I felt my lungs inflate with the onrush of scenery–air, mountains, trees, people. I thought, “This is what it is to be happy.”The Bell Jar by Sylvia path
The words capture me. I read them again, “I felt my lungs inflate with the onrush of scenery …”. A surging rush forward of mesmerizing colors and sounds. I breathe it in, nature that is. My senses quicken. Yes, this is what it is to be happy, I say to myself.
Nature is the living, visible garment of God.Johann Wolfgang von Goethe
I am a peripatetic soul. I’m at my creative best when I’m moving about outdoors. Nature, sunlight and movement inspire me. I walk out my imagination in creation.
Ninety-three percent of all communication is non-verbal, the researchers say. For me, movement in nature is a means of non-verbal communication with God. I move into a state of flow, a place of deconcentration that opens The Way to something bigger, something beyond my own self.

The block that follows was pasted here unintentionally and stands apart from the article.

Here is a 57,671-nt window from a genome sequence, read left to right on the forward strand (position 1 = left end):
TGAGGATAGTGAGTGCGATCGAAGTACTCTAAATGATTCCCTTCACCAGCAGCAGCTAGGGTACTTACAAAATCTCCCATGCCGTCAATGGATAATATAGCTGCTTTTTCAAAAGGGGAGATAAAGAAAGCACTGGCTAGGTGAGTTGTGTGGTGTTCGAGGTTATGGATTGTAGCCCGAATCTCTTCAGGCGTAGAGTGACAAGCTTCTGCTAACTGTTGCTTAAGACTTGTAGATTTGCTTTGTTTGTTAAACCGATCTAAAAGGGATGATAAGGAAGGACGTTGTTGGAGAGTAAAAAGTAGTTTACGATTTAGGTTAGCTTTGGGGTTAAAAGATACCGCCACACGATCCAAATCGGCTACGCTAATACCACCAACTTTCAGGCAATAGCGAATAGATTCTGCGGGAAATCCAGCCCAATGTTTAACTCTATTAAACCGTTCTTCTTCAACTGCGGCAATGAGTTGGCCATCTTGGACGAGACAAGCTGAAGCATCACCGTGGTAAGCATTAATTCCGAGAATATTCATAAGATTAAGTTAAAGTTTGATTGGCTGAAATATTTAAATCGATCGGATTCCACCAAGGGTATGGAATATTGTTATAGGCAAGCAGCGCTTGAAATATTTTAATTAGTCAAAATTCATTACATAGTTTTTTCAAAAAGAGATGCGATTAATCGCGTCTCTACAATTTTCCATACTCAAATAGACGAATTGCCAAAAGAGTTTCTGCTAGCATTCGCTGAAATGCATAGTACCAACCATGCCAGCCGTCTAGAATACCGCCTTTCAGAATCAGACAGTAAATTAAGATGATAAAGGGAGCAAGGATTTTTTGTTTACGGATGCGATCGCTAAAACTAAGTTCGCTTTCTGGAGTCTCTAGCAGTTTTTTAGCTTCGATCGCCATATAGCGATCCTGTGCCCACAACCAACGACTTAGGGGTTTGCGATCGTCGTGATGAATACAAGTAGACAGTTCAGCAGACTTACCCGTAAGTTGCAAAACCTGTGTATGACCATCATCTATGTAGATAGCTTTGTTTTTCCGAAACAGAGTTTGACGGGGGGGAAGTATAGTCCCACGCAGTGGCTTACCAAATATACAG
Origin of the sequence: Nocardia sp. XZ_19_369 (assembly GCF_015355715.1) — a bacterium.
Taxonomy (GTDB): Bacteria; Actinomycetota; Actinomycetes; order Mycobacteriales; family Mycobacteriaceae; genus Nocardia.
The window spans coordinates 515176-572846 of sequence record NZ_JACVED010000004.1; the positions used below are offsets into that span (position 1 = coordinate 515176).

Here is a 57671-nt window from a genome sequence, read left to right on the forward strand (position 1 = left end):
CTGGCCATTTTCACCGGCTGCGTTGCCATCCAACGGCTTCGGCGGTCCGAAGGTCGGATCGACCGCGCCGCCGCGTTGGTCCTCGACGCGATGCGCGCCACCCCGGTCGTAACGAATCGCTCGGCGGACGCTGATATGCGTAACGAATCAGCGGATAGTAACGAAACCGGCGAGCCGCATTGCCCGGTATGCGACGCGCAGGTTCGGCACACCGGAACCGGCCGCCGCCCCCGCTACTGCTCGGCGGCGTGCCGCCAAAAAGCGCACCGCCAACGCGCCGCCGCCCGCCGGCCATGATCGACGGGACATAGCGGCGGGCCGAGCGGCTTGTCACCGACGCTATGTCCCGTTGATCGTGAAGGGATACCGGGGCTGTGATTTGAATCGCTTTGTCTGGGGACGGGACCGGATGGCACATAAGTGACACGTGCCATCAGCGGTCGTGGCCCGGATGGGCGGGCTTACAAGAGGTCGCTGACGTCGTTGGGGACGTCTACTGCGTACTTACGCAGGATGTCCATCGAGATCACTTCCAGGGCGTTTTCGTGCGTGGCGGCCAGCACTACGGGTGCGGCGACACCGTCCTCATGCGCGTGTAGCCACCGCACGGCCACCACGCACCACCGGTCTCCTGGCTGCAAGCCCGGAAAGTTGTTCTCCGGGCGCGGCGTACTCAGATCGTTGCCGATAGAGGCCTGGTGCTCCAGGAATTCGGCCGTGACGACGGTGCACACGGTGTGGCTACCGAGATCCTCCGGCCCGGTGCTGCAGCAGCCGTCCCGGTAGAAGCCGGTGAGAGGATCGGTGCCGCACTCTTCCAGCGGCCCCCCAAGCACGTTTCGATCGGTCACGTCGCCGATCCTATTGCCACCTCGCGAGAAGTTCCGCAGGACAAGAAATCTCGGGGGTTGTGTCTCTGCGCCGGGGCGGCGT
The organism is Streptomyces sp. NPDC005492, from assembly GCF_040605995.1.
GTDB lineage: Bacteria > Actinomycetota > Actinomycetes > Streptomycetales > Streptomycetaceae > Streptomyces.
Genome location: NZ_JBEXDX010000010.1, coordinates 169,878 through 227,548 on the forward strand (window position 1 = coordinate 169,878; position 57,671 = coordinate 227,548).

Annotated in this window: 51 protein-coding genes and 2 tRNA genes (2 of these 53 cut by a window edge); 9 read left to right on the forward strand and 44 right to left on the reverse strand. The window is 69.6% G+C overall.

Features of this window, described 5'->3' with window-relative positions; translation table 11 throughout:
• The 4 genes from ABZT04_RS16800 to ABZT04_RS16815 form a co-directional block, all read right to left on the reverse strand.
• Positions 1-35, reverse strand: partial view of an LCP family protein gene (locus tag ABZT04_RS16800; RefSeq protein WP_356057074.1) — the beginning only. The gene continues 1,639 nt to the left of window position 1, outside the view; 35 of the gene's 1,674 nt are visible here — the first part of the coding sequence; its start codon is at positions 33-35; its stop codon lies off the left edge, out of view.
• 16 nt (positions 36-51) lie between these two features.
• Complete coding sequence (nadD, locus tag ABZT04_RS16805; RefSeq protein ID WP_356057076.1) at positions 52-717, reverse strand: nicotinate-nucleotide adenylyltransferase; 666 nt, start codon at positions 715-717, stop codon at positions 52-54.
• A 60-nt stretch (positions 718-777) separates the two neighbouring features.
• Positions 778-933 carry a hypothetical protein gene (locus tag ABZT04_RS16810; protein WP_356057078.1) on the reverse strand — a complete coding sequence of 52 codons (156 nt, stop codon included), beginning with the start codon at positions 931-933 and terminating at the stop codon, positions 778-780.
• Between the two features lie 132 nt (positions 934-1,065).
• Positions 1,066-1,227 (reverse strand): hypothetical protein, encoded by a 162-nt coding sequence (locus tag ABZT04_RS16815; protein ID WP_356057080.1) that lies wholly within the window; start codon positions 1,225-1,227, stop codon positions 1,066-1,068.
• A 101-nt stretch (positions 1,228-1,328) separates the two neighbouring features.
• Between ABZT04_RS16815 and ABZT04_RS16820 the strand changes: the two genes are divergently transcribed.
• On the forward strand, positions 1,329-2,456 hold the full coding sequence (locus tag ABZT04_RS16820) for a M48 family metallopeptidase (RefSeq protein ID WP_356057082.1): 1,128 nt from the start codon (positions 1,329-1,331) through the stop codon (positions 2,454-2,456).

Something natural, something spiritual, something peaceful happens while moving in nature. I become wrapped in the living, visible garment of God and for me, that is what it is to be happy.
“For in him we live and move and have our being.” Acts 17:28.
Love & Peace,
About Sylvia Plath, whose quote I reference above…
Sylvia Plath (1932-1963) is a poet whose troubled life and powerful work remains a source of controversy. Plath suffered from bouts of severe depression throughout her life, her first serious breakdown occurring in 1953 and later remembered in her autobiographical novel The Bell Jar (1963). During an extraordinary burst of creativity in the autumn of 1962 Plath wrote most of the poems on which her reputation now rests. However, that winter was particularly severe and Plath became increasingly isolated and depressed: on February 11th 1963 she committed suicide by gassing herself in the kitchen of her flat. https://www.poetryarchive.org/poet/sylvia-plath
The National Suicide Prevention Lifeline provides 24/7, free and confidential support for people in distress, prevention and crisis resources for you or your loved ones. 1-800-273-8255.